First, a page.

Two reports from a citizen-led advisory board say Edmonton Transit Service (ETS) should improve its communication with the public to make the city's transit system more inclusive, safe, and accessible.
The reports, prepared by the Edmonton Transit Service Advisory Board (ETSAB), detail systemic discrimination faced by transit users and staff, as well as concerns that some members of vulnerable populations may not be using the service because they don't understand how it works. The advisory board says establishing public education programs and improving the messaging around racial justice would go a long way towards solving those issues.
Carrie Hotton-MacDonald, ETS's branch manager, told Taproot that the transit service is already working on improving public communications by expanding existing marketing and social media campaigns, and through an addition to the Transit Watch program introduced last year that encourages riders to report harassment or other safety concerns through text messages. She said that ETSAB's recommendations would add to these efforts.
"(They) are going to help further strengthen the approach that we have," she said.
ETSAB studied transit services in Toronto, Seattle, Regina, and York Region to inform the two reports. (Courtesy of Mack Male)
The first report, focused on racial discrimination, found that transit users and staff who are Black, Indigenous and people of colour are regularly discriminated against in the form of disproportionate enforcement of fare evasion, and abuse from other transit users.
ETSAB found that 61.5% of transit peace officer interactions were with BIPOC residents, who make up only 41.8% of Edmonton's population according to the 2016 municipal census. The 2016 data was used because the 2019 municipal census results do not contain data on ethnicity, race, or nationality. The report also said 81% of transit-related tickets between 2016 and 2020 were handed out to Indigenous people, who make up 5.4% of the population.
ETSAB also heard from users and staff with first-hand experiences of harassment and racial abuse by other passengers.
"Do we get racially abused? All the time. I don't think I have gone one day without some kind of abuse," said an East Indian bus driver who was granted anonymity in the advisory board's report.
Many of the testimonials indicate that BIPOC transit users are continually asked where they are from, and harassed when speaking in native languages that aren't English. The report also said the BIPOC bus drivers who were interviewed "considered dealing with racial abuse as just part of their job."
One of the recommendations was to "engage in proactive, ongoing communication with Edmontonians related to transit." This would include public declarations against racism and hateful speech, incorporating Indigenous names into ETS infrastructure, disseminating community reports in multiple languages, and speaking with post-secondary institutions to advance debate on racial justice related to transit.
"Public education is the key, and just indicating as much as possible that racism is not tolerated, and communicating that wherever we possibly can," said Jarret Esslinger, a member of ETSAB.
The report also recommends reducing fare enforcement, and making the ETS workforce more inclusive by incorporating anti-racism training and creating more employment opportunities for people of diverse backgrounds and experiences.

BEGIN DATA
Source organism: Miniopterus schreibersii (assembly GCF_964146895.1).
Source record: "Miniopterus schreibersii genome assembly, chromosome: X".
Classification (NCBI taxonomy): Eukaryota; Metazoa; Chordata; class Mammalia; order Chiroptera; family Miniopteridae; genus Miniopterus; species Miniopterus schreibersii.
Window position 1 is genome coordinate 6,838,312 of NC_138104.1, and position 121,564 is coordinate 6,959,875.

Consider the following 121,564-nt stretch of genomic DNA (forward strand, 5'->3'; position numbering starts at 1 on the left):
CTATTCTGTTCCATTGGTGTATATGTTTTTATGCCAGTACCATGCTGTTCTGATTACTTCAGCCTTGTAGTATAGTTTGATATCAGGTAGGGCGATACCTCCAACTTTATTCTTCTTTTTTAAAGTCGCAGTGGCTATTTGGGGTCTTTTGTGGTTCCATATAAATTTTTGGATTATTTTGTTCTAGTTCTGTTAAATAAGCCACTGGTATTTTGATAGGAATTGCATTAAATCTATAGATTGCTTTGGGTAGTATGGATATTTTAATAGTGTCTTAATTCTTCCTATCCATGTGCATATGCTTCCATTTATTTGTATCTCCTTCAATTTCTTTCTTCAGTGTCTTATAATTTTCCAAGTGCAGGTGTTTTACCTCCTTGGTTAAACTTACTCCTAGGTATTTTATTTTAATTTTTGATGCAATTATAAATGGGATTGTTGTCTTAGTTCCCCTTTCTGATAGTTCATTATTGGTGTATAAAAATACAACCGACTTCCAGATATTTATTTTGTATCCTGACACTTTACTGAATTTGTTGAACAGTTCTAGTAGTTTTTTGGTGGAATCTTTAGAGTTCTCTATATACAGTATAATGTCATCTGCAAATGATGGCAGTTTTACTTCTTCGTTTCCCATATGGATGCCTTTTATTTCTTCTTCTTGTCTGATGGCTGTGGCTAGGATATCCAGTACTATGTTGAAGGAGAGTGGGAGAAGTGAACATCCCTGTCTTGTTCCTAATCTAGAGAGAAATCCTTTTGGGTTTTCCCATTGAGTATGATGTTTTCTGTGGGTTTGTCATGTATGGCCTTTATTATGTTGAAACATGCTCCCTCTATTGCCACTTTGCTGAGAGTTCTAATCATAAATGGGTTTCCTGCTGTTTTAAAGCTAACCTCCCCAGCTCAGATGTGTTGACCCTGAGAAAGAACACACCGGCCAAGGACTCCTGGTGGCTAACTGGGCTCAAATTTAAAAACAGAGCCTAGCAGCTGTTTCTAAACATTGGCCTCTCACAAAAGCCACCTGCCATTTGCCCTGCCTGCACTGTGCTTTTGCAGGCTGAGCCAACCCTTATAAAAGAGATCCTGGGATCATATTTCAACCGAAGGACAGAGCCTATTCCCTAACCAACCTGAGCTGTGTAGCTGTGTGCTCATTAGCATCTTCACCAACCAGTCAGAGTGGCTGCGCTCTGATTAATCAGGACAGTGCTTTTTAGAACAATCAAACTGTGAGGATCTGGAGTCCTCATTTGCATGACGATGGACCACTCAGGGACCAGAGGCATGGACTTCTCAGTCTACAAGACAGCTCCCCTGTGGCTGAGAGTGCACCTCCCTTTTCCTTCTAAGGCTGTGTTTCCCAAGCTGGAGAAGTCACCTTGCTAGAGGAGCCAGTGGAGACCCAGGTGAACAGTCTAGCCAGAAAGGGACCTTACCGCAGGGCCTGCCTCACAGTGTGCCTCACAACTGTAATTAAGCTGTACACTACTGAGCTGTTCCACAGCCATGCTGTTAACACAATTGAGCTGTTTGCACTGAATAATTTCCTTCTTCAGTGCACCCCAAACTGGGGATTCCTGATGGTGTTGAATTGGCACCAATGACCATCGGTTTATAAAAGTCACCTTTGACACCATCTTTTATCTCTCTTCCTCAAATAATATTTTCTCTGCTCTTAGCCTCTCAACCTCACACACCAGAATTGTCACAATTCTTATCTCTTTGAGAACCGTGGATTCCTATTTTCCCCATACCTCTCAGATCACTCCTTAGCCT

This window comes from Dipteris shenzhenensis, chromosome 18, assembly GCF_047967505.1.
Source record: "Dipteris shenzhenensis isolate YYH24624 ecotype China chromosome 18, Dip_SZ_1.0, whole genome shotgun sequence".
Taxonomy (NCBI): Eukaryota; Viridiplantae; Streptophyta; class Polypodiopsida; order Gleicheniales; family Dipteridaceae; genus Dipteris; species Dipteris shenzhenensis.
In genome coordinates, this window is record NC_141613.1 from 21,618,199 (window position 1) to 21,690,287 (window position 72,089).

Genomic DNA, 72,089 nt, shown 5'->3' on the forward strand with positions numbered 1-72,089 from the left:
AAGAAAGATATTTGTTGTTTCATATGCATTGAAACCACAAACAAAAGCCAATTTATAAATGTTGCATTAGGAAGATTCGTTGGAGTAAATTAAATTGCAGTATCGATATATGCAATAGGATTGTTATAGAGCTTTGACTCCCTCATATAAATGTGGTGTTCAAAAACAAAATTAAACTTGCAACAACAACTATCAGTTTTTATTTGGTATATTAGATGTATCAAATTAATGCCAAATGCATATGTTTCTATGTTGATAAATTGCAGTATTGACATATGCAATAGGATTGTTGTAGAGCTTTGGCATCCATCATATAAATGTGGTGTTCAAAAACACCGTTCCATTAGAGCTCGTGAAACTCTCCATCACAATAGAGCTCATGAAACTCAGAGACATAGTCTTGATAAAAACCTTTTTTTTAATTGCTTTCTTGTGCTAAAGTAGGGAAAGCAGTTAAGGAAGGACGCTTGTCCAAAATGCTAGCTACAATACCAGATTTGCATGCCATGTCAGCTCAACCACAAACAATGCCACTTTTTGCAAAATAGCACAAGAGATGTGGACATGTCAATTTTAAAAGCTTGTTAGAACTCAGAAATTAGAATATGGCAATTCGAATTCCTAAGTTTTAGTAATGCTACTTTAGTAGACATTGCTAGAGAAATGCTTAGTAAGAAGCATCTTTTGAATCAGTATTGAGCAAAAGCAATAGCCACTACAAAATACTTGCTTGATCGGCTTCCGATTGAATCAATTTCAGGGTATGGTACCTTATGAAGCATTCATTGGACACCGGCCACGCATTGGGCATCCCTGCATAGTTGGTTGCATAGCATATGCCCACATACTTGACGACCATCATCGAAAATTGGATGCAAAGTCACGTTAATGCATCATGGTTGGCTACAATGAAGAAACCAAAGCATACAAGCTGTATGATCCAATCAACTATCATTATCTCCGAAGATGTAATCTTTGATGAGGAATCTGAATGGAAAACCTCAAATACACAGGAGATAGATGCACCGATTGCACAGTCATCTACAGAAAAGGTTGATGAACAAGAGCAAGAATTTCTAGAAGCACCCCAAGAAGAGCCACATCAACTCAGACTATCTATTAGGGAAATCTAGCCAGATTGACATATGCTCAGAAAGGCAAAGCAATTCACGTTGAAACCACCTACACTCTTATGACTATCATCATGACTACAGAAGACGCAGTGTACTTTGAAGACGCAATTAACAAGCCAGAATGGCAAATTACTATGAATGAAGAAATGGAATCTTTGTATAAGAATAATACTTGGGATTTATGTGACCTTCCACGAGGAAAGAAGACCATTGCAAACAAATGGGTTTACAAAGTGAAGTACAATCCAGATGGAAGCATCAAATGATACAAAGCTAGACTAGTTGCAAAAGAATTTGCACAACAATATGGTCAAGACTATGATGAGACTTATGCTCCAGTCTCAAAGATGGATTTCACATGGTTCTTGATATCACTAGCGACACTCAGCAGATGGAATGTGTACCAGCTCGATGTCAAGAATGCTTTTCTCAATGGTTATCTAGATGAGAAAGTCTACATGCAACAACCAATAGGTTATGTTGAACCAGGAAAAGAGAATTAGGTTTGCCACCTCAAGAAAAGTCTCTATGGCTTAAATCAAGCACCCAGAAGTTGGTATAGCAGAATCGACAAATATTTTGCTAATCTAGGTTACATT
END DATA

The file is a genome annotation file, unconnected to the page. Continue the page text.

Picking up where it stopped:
ETSAB brought up the recent series of allegedly hate-motivated attacks against Muslim women, a few of which happened at transit centres. (Courtesy of Mack Male)
The second report concerns people with visual impairments, seniors, post-secondary students, newcomers to Edmonton, and Indigenous people, many of whom are dissuaded from using transit because of challenges navigating the system and available resources.
ETSAB found that these groups disproportionately rely on public transit, but often find it difficult to get around. They are usually unaware of resources like bus passes for seniors, the U-pass program, and Disabled Adult Transit Service (DATS).
The report recommends ETS set up a training course to help new transit users plan trips, learn the rules, and understand the options for paying fares.
Hotton-MacDonald said that ETS is also looking into building a replica bus that would be used to teach people with mobility issues how to get on and off, and about the buses' accessibility features like flip-up seats.
"It's really neat because it provides a really physical experience for people who want to learn about the entrances, exits, faring, all those different components," she said.
She added that the training bus is being planned in conjunction with a new garage, which will be presented to city council early next year. She estimated it will be a few years before that training program would be operational. In the meantime, ETS is planning on introducing a staff position to support new riders.
The city's administration published responses to both reports stating that it is fully supportive of ETSAB's recommendations. The urban planning committee received the report on racial discrimination for information June 15, but a discussion on the vulnerable populations report was delayed until a future meeting.
Hotton-MacDonald said that efforts in many areas and across many institutions are needed to solve issues of discrimination and accessibility, but that improving communication is a necessary step in the right direction.
"It's not specific or unique to transit, and it's going to take more than just public education," she said.
"But it certainly plays a part, and we're absolutely at the table."